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German communists, anarchists barred from September election

July 9, 2021

The country's federal election committee began meeting in Berlin on Thursday. Its job is to decide which smaller parties are allowed to stand in the race for the Bundestag this September.

German Chancellor Angela Merkel
Germans will be asked to decide which party should form a government to replace Chancellor Angela Merkel's outgoing coalition.Image: Getty Images

Germany's federal election committee will decide later on Friday which minor parties can run in this September's national vote.

Officials began meeting in Berlin on Thursday to go through the applications from 87 political groups who want to stand in the race for seats in the country's parliament, the Bundestag.

The committee is made up of one chairman, eight politicians from Germany's main political parties and two top judges.

Those who already have at least five seats in the Bundestag are exempt from this process, which takes place before every major election.

Germans go to the polls on September 26 this year as Chancellor Angela Merkel prepares to step down.

Germany votes 2021: DW Analysis of conservative platform

Who is in? Who is out?

On Thursday, the committee ruled that a number of parties would be excluded from this year's vote.

They included the German Communist Party, known by its German acronym the DKP.

It would be the first time since it was founded in 1968 that it was not allowed to compete in the Bundestag election. 

In 2017, the DKP picked up a total of around 11,500 votes nationwide, not enough for a seat. The Marxist-Leninist Party of Germany (MLDP) was more successful with almost 30,000 votes, but still fell miles short of the hurdle to enter parliament. German socialist votes tend to go towards the more moderate Left party (die Linke), which secured 9.2% of the 2017 vote.

A sign showing the direction of the nearest voting station
Parties face several hurdles before they can appear on the ballot paper in SeptemberImage: Hendrik Schmidt/picture alliance/dpa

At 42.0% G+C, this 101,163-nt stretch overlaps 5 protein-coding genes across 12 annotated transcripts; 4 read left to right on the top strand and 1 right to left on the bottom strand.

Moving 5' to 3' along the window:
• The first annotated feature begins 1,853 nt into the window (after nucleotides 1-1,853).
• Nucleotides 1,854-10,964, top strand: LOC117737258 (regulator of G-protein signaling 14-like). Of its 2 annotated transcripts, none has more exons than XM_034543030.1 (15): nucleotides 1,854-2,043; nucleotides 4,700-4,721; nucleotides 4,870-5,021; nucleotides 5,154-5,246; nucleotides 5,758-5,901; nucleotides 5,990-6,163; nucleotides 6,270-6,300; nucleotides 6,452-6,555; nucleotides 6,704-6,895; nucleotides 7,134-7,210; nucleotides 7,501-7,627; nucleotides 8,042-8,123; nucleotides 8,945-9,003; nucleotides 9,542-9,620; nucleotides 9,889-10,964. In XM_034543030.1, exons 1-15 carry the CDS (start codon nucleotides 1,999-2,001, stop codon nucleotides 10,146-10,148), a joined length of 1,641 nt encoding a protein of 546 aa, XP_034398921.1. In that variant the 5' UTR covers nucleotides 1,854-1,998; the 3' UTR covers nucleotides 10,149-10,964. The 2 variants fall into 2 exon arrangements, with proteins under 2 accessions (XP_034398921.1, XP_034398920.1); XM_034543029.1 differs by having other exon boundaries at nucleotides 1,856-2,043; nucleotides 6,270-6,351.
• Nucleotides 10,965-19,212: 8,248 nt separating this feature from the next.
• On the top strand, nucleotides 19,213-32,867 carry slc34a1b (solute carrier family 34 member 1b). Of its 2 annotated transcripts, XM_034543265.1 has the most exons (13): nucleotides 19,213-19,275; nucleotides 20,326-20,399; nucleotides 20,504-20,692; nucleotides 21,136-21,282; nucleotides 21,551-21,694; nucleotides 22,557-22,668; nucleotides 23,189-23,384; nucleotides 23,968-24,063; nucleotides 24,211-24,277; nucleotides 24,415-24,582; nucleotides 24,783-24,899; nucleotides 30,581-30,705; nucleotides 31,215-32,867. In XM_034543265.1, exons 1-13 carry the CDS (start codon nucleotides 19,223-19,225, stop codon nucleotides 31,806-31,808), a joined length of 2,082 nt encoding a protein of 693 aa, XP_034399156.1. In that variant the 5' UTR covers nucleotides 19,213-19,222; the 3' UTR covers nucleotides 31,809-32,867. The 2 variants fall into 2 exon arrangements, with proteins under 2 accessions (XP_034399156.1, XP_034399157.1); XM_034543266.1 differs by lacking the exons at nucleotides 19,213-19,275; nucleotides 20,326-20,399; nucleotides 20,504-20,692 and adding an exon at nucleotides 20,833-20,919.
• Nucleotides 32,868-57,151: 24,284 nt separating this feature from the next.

German election officials said the DKP had failed to file key paperwork on time.

"Deadlines are deadlines," Federal Election Commissioner Georg Thiel, the committee's chair, was quoted as saying by the DPA news agency.

But their decisions can always be subjected to a legal review.

DKP chairman Patrik Köbele said on Thursday that he plans to appeal in court over the decision.

"We are convinced that this attempt to ban us [from the election] will fail," he said.

Anarchists fail to make the cut

Another fringe party that missed out was the the Anarchistic Pogo Party of Germany, or AAPD, which took part in the 1998 election with the promise to pay voters with free beer.

Running with a slogan "work is s***," election officials also rejected their application to stand because it had only been submitted electronically.

A voting station in Thüringen, Germany
Parties also need a minimum number of supporters' signatures before they can runImage: picture-alliance/dpa/M. Schutt

But the South Schleswig Voters' Association, or SSW, had more luck.

The party represents the Danish-speaking minority in Schleswig-Holstein, northern Germany, close to the border with Denmark.

Once a party has been approved by the election committee, there is another hurdle to surmount to get on the ballot paper in September.

Parties now need a maximum of 500 supporter signatures for Germany's state electoral lists, and just 50 for district nominations.

jf/msh (AFP, dpa)